There’s not a single sci-fi fan out there who hasn’t read a story about a robot that was too smart for its own good. Whether its an android advanced far beyond its initial code, a ghost in a shell, or a sentient all-seeing Cloud taking over our homes one Alexa at a time, Sentient AI has been a sore spot for futurists for decades. With a recent bout of books that contend with Murderbots, machine rights, expansive ship systems, and Artificial Friends, I’ve dug up a few games that are sure to get you in the mind of the machine.

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An Ending to the Grishaverse: Rule of Wolves by Leigh Bardugo

Rule of Wolves is a book that reads less like a pack of wolves growling at succession and more like a group of super zoomy dogs at a park after winter. The plot runs around, the characters rarely stay still, and you’re left unsure of whose lead to follow, but like, great for these dogs, honestly, they’re just like, really, happy to be here.

The seventh book in the Grishaverse series and the follow-up novel to King of Scars, Rule of Wolves trails after young King Nikolai in his pursuit of peace, General Zoya as she strives to protect the Grisha, and the spy Nina Zenik as she attempts to gather information from inside the belly of the beast. There are other characters that have their own manipulations and agencies, namely the Darkling, newly returned from the dead, and Mayu Kir-Kaat, the imposter Shu princess.

So, overall, there’s just a lot of really adorable puppies rolling around in the plot.

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Enter the Fold: Indie Tabletop RPGs to Play if You Love Shadow and Bone

The Shadow and Bone Netflix series is so close we can almost touch Ben Barnes’ scruffy 5 o’clock shadow he’s been effortlessly maintaining.

With a rich fantasy world that author Leigh Bardugo has styled ‘Tsarpunk’, the Shadow and Bone series is full of engaging characters, elemental magic, and, of course, a hell of a lot of darkness. As Netflix adapts the first five books of the Grishaverse into a show, we’ve only gotten hints about what the content’s going to be like, and where it will differ or align with the books. We know the (approximate) cast, the episode titles, and… that’s about it.

Now, while it is a shame that nobody has snatched up the IP rights to the Grishaverse series for its own Tabletop Role Playing Game, it’s not really a huge problem if you ask me. If you love the Grisha, Ravka, the crows of Ketterdam, Fjerdan’s druskelle, and, yes, even the Darkling, don’t worry. There are games out there, just waiting to be played, threads ready to pulled, tales of steampunk magic just waiting to be told. We, intrepid adventurers, do not wait to be told what will happen. We make our own stories.

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Take That Chance: Tabletop Games for Your Favorite Horror Book

Trapped in a forest, the party walks in a single-file line, carefully stepping over giant roots and branches. Ahead, the ruins of an old castle, or a mansion, or a spaceship, long abandoned, but strangely alive and vibrant. You know you shouldn’t go in (the Game Master has been very clear—do not enter the low place, look at the dark spot, nor search for the lair of the Gravenbest) but at the same time, you know that the only way through is ahead, and death stalks not far behind.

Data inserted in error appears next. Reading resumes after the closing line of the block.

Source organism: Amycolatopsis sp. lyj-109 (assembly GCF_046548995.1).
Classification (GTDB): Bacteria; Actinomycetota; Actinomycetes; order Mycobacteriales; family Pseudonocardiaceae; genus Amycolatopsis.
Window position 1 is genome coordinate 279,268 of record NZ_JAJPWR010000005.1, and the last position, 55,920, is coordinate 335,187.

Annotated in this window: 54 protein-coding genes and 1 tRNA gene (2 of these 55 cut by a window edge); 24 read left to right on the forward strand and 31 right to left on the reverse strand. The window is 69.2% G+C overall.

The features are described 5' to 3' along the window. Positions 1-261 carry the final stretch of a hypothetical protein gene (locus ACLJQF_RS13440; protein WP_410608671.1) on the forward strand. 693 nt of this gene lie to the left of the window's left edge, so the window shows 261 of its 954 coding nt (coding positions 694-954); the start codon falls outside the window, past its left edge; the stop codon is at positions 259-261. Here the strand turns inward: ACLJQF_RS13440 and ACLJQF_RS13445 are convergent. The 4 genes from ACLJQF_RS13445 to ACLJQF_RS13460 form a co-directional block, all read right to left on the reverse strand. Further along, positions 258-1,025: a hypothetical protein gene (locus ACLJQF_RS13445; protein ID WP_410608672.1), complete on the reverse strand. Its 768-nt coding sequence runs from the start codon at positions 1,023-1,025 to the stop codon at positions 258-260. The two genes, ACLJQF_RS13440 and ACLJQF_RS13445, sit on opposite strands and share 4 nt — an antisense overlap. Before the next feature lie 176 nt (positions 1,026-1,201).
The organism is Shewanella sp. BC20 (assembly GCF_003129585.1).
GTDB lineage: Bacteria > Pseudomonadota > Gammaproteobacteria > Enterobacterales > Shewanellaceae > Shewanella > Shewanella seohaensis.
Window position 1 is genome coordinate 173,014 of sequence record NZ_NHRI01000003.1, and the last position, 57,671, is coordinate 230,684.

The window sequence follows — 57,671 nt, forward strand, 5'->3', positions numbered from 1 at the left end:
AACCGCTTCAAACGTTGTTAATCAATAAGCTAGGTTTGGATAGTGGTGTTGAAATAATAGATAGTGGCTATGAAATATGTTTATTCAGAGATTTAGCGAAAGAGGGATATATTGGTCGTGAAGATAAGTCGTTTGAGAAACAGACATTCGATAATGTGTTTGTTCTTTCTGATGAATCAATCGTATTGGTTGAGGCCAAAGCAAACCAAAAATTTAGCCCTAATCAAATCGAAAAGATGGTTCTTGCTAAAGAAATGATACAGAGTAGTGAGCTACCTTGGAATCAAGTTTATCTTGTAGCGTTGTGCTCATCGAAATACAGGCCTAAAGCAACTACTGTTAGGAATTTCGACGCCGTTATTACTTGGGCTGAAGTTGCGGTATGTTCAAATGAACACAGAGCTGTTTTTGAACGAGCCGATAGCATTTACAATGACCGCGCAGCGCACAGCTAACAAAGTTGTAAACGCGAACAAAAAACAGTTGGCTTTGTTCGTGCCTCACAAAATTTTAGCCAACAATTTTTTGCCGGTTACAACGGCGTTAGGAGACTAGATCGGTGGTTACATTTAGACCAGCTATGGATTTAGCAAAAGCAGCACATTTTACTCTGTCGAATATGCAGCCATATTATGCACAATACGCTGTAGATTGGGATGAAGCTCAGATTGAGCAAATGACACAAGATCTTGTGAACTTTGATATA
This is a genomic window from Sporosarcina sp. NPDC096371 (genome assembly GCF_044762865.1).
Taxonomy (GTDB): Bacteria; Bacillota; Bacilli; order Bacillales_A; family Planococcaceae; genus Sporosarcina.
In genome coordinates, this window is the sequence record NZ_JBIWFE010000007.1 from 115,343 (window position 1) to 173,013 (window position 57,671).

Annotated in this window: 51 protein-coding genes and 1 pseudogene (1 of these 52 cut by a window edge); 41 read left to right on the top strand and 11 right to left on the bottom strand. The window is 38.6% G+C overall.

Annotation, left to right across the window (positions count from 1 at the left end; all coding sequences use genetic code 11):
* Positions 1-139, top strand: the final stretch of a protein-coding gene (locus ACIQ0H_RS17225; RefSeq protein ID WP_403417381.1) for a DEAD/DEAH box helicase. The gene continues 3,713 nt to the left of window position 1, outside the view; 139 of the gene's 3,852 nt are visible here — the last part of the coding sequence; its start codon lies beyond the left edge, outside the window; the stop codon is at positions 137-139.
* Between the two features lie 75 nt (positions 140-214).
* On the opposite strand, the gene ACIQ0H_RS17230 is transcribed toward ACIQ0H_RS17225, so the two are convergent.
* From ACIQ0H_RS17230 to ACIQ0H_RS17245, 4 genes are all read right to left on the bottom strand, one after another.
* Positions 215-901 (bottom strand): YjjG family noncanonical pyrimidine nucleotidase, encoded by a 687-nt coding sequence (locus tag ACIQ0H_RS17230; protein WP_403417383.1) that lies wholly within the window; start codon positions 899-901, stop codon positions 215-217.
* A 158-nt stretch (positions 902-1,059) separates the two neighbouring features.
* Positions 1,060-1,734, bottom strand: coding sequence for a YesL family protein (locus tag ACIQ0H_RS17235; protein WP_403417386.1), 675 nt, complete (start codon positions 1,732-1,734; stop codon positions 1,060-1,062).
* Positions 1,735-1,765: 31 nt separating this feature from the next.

[There are so many fantastic horror games out there!]

Getting Lost: Sarah Tolmie’s The Fourth Island

Often books are like tides. The plot comes in waves, leaving characters half-buried in the sand. In order to find the seashells, skulls, strangely twisted driftwood amid the seaweed and salt, you must have a keen eye. It might take a few passes across a small, strange stretch of beach or stone or mud but these liminal places are the only place a sea, or a story, willingly lets go of its dead.

The Fourth Island is like a dark tide. It flows in and out of time, history, and myth, creating a picture of the Aran Islands that is deeply enmeshed in Irish culture.

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Game the System: Tabletop Games for Your Favorite Science Fiction Book

The ragtag crew of space junkers glance at each other, psionic weapons hefted and pointed at the door that the Game Master previously described as “impenetrable”, only to see the metal start to glow a bright red. They read the room, and the dice, and quickly realize that the smugglers hinted at two sessions ago have finally caught up to their spaceship, Starskipper.

Roleplaying games ventured outside of the fantasy realm almost as soon as they began. The original publishers of Dungeons and Dragons knew that it was only a matter of time before people would want to start playing out their own space-age story, and in 1976, published the first SciFi RPG, Metamorphosis Alpha. You could say that they were a little ahead of the curve, considering A New Hope was released in ‘77.

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Play the Plot: Tabletop Games for Your Favorite Fantasy Book

A group of friends lean in; it’s the final battle, the end of an epic campaign, years in the making. The only thing that stands between them and the ultimate triumph of good over evil is the roll of a single die…

Well, that’s how Dungeons and Dragons does it, anyway. But genre games are as varied as genre fiction, and most don’t require the time or monetary investment that a thick, rules-heavy D&D campaign often asks for. The stories told around the table (or over Zoom!) with your adventuring party can rival the great works of fiction, and have been oft-cited as sources of inspiration. But with the advent of experimental lyric games, journaling prompts, and new systems for mechanics—including using tarot cards, betting structures, or even a Jenga tower—genre tabletop games have never been more diverse or more exciting.